Dear Sirs,

Amyotrophic lateral sclerosis (ALS) is a neurodegenerative disorder characterized by loss of upper and lower motor neurons, leading to weakness and wasting of the affected muscles [1]. Previous reports have shown that the most common cause of death in patients with ALS is respiratory failure followed by other causes, including cardiac problems (myocardial infarction, arrhythmia), sepsis and malignancies [2,3,4,5]; however, knowledge about the causes of death in patients treated with tracheostomy-positive pressure ventilation (TPPV) is very limited. In this study, we investigated the causes of death of ALS patients on TPPV.

We retrospectively reviewed the medical records of 112 consecutive patients with ALS referred to our hospital between April 2006 and September 2011. Diagnosis of ALS was made according to El Escorial diagnostic criteria [6] and clinically probable or definite patients were evaluated in this study. We identified 51 patients who died in this period and divided them into two groups: 13 patients who had been assisted with TPPV at the time of death and 38 patients who had not (9 patients had been assisted with noninvasive positive pressure ventilation, and 29 patients had not received any mechanically assisted ventilation). The causes of death were evaluated from the medical records and autopsy findings if available. Differences between the two groups were assessed by nonparametric analysis.

The characteristics of the patients are shown in table 1. There were no significant differences in gender, age at onset and age at death between the two groups; however, disease duration was significantly longer in patients with TPPV than without TPPV (Wilcoxon’s test, p < 0.05). The hospitalization period until death was also significantly longer in patients with TPPV (Wilcoxon’s test, p < 0.05). All patients with TPPV died in hospital, whereas a few patients without TPPV died at home. Twenty-two patients underwent autopsy and the diagnosis of ALS was confirmed in all patients by pathologic study.

Table 1

Clinical characteristics of the patients according to the respiratory support

Clinical characteristics of the patients according to the respiratory support
Clinical characteristics of the patients according to the respiratory support

The causes of death in this study are shown in table 2. The most frequent cause of death in patients with TPPV was respiratory failure (46.2%), as well as in patients without TPPV (89.6%). It was previously reported that 81.3% of ALS patients without TPPV died of respiratory failure [4]. Taken together with a previous report [4] and our study, the frequency of respiratory failure as a cause of death in patients with TPPV seems to be lower than in patients without TPPV. In addition, it is notable that all patients with TPPV developed respiratory failure from pneumonia/bronchopneumonia, whereas most patients without TPPV developed respiratory failure from terminal respiratory insufficiency due to respiratory muscle weakness.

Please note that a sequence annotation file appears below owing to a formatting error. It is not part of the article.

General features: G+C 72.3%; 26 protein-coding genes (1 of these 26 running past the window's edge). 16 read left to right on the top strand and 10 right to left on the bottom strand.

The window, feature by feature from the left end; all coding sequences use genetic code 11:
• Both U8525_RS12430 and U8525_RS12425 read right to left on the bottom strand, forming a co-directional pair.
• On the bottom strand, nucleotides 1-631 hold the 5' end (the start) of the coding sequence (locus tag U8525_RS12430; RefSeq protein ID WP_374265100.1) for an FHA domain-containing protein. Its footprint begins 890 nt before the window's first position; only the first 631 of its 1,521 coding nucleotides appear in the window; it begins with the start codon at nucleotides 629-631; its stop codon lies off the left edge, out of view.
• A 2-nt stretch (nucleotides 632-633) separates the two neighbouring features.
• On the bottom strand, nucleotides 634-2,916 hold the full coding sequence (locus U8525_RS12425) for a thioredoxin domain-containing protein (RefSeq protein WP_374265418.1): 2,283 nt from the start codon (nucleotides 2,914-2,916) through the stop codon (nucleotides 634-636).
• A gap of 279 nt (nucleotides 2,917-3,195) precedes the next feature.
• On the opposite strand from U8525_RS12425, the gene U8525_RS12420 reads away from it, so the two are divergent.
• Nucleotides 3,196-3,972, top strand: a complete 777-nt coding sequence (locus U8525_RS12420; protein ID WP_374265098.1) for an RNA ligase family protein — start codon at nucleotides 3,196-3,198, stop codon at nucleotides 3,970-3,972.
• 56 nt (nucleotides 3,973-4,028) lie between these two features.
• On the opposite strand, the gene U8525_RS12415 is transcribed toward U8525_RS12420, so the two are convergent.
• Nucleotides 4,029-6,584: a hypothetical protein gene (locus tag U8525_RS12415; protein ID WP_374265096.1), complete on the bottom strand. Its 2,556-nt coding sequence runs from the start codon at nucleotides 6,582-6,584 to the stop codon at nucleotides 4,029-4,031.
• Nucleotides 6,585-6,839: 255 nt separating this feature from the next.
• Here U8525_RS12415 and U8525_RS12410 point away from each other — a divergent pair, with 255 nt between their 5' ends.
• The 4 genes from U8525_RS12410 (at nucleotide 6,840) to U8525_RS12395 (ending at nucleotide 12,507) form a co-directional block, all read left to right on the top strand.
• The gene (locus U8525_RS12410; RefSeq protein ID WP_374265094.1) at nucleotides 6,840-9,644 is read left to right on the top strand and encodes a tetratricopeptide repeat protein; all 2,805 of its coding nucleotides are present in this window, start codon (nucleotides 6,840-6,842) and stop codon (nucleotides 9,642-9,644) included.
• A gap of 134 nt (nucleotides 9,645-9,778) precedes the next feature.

Table 2

Cause of death of ALS patients according to the respiratory support

Cause of death of ALS patients according to the respiratory support
Cause of death of ALS patients according to the respiratory support

Problems other than respiratory failure, especially sepsis, arise as a cause of death in patients with TPPV. In patients with sepsis, two of three patients with urinary tract infection had urinary tract stones and the patients with biliary tract infection had gall bladder stones. It is conceivable that these stones may partly affect urinary or biliary tract infection, leading to sepsis. In addition to the existence of stones, the presence of antibiotic-resistant bacteria should be considered. In patients with TPPV, as the disease duration lengthens, the opportunities for developing infectious disease increase. By repeated use of antibacterial drugs, antibiotic-resistant bacteria may increase and it gradually becomes difficult to control infectious diseases such as pneumonia/bronchopneumonia, and urinary or biliary tract infections. In our study, 8 of 13 patients with TPPV were found to have methicillin-resistant Staphylococcus aureus (MRSA) by sputum or urine culture performed within 3 months before death. It is uncertain whether MRSA directly affected the condition of our patients; however, it is conceivable that there is a background for developing antibiotic-resistant bacteria in patients with TPPV, leading to difficult to control infectious diseases. Generally, it should be noted that infectious diseases were the major cause of death in patients with TPPV.

A recent report, based on the nationwide registration system of the Ministry of Health, Labor and Welfare of Japan, showed that 29.3% of Japanese ALS patients are treated with TPPV [7]. Conversely, it is reported that the frequency of TPPV-assisted ALS patients is 1.5–3.2% in western countries [2,8,9]; therefore, Japanese patients are more likely to undergo invasive ventilation. A better understanding of the cause of death of ALS patients on TPPV is required for patients and their caregivers to improve the decision-making process for TPPV induction and palliative care at the end of life.

Our study is limited by its small number of patients at a single center. In addition, not all patients underwent autopsy and the causes of death were based on a clinical diagnosis in some patients. Further larger studies are required for better understanding of the cause of death of ALS patients on TPPV.

The authors thank Ms. F. Nakamoto (Medical Social Worker, Iou National Hospital, Kanazawa, Japan) for data acquisition.

The authors declare that they have no conflicts of interest.

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